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DWM training new doctors

This week Brewton became the small town doing big things in the area of medicine as it hosts an inaugural student of the Alabama College of Osteopathic Medicine.
Scott Howard, a third year medical student from Grand Rapids, Mich., is training alongside D.W. McMillan’s Dr. Jimmy Adkisson, Dr. Tommy Boshell and Dr. Anna Fountain as part of the program’s clerkship – or rotation training. From here, Howard will travel to Andalusia.
“Brewton has a great small town feel, and the training here is all encompassing,” Howard said. “In the larger hospitals, you have people who do just pediatrics and other specialties. Here, the patient pool is from zero to 100, so the knowledge needed to treat them is so much larger.
“The skill level of the physicians here is amazing, and I am thankful to be able to learn from them,” he said.
ACOM is a four-year, comprehensive osteopathic medical school located in Dothan. As the academic division of the Houston County Health Care Authority, the private, non-profit college was founded in 2010 to help address the primary care physician shortage in Alabama. ACOM is the third medical school in Alabama and the first osteopathic medical school in the state.
ACOM students spend the first two years of medical school on the college’s campus in Dothan gaining a foundation of medical knowledge and skills before moving to a core clerkship site for third and fourth year. During the third year, students will train in six core disciplines – internal medicine, family medicine, OBGYN, general surgery, pediatrics and behavioral medicine – followed by an emergency medicine clerkship during the fourth year. In addition, students will participate in multiple elective and selective training opportunities, further preparing them for the residency process.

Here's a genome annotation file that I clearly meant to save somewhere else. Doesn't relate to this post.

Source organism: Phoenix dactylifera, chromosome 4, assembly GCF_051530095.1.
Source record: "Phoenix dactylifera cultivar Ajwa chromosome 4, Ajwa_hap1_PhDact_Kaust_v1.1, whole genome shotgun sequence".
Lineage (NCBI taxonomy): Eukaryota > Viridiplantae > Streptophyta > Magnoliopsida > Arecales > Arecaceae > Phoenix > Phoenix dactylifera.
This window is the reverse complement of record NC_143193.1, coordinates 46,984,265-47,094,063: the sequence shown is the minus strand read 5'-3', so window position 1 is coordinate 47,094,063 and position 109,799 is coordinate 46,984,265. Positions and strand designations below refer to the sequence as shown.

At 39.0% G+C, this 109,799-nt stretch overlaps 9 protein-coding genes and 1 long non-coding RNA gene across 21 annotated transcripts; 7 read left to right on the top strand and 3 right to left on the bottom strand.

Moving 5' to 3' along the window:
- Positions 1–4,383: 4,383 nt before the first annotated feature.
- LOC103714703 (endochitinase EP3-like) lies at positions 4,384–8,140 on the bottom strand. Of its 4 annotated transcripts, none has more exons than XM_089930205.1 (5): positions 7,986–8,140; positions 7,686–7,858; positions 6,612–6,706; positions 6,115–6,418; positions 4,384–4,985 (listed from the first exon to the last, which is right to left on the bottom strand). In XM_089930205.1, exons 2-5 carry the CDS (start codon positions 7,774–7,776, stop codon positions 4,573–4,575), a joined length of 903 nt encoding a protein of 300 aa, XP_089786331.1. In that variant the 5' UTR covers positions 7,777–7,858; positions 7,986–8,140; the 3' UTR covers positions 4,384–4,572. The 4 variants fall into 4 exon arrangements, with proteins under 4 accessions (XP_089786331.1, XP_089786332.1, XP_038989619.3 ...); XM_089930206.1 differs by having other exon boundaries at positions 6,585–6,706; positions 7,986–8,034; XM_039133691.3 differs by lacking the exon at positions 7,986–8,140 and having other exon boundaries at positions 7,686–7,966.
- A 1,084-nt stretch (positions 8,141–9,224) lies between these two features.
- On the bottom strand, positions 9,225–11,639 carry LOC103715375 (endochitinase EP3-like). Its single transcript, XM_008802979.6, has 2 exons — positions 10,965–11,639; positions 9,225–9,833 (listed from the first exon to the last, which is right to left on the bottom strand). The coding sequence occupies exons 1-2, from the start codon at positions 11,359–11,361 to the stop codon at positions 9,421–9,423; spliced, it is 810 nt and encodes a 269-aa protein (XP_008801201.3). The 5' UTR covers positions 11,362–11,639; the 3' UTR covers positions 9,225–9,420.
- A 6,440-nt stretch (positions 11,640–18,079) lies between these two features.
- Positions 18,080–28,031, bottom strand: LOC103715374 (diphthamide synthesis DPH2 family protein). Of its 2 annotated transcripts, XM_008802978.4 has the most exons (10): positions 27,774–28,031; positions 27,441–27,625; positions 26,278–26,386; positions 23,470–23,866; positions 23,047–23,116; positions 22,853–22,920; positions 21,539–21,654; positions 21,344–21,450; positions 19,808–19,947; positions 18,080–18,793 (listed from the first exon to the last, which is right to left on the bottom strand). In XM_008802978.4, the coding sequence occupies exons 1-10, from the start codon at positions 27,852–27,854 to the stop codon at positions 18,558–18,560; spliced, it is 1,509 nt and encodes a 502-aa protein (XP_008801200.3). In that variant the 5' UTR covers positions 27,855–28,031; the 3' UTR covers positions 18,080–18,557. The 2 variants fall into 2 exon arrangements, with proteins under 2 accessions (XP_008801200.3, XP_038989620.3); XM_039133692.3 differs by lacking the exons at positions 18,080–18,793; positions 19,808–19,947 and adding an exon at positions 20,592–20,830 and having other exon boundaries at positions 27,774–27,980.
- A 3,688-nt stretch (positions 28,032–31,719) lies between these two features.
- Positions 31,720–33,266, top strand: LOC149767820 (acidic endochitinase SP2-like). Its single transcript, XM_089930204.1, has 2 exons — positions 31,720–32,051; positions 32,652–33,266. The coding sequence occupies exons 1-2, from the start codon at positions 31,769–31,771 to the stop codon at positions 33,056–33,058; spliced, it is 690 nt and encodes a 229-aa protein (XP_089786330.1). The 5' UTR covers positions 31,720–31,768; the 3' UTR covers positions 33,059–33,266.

Chris Griffin, CEO and administrator at DWM, said the hospital was excited to chosen as a core site.
“The primary purpose is to support the further medical training of the students; however, it also offers us the opportunity to begin the recruiting process of future physicians to our local community,” Griffin said.
Adkisson serves as the core site director in Brewton – and one of Howard’s three training physicians.
“The excitement is in the air as we begin this partnership with (ACOM),” Adkisson said. “This is the culmination of several years of preparation. With the ever increasing need for primary care in Alabama it is great to know that Brewton and surrounding areas will play a part in training future physicians that hopefully one day will want to come ‘back to their training’ and begin their professional careers.”
Since its inception, ACOM has been working to set the stage for successful clerkship activities. This includes gathering feedback from physician preceptors about best practices, installing video conferencing units at each core site, providing onsite training for physician preceptors and training coordinators to effectively manage student experiences.
Howard said he hopes to pursue a career in rural medicine, OB-GYN or emergency medicine.
“Emergency medicine is my first love,” he said. “I’m just going to have to see where it goes from here.”